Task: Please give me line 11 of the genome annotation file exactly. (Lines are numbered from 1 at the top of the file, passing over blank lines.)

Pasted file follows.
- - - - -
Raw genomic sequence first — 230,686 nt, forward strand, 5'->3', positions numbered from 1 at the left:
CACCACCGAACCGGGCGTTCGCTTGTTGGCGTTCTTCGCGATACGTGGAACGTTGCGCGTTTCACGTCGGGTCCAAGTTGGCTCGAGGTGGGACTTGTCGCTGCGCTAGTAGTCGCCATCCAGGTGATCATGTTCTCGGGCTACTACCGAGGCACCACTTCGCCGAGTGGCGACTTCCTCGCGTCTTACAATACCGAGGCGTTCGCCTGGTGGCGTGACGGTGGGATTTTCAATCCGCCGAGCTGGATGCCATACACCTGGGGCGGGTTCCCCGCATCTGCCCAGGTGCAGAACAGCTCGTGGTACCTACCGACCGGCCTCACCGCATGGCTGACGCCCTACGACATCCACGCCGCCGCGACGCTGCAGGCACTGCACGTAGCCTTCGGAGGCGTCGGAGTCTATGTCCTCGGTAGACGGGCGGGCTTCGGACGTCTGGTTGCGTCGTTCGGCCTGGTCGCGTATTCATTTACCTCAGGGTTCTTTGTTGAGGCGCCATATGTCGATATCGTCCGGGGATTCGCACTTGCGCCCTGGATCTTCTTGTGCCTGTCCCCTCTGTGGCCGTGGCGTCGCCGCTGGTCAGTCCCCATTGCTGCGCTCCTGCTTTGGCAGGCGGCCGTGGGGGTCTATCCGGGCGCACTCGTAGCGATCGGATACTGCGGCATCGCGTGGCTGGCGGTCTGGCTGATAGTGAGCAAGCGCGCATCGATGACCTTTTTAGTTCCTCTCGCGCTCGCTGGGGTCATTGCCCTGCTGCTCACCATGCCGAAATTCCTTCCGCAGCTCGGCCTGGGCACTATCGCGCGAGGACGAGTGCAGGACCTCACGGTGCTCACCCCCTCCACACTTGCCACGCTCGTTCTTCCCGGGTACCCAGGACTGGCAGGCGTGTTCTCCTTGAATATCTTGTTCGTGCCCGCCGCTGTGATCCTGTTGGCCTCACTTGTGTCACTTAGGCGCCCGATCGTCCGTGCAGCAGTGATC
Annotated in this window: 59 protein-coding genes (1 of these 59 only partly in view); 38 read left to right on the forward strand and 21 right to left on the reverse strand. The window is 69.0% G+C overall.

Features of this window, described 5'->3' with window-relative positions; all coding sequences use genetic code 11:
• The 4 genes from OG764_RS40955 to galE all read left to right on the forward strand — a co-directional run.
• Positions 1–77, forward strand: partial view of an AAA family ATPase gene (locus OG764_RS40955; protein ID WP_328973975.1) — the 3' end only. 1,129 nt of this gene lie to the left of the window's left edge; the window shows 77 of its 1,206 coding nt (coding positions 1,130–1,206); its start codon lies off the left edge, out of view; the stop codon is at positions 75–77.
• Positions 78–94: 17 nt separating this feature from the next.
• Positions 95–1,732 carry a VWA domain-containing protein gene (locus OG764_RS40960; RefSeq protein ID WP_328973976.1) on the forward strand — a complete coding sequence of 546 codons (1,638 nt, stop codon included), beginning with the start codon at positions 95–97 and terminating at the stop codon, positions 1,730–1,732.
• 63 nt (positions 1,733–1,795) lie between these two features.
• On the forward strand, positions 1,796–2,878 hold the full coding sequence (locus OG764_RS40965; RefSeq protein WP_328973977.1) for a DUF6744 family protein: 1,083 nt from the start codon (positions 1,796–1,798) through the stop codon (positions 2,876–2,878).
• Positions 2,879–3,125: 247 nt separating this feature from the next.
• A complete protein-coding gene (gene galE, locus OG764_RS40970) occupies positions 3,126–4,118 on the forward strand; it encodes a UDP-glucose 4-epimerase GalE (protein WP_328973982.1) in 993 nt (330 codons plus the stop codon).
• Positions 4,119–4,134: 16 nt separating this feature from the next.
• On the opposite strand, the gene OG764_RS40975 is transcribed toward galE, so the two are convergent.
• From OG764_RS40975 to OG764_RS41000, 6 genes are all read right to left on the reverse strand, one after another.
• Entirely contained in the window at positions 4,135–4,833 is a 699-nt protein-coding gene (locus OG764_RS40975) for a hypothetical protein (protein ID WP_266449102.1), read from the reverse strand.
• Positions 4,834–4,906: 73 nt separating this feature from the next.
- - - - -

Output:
• Positions 2,879–3,125: 247 nt separating this feature from the next.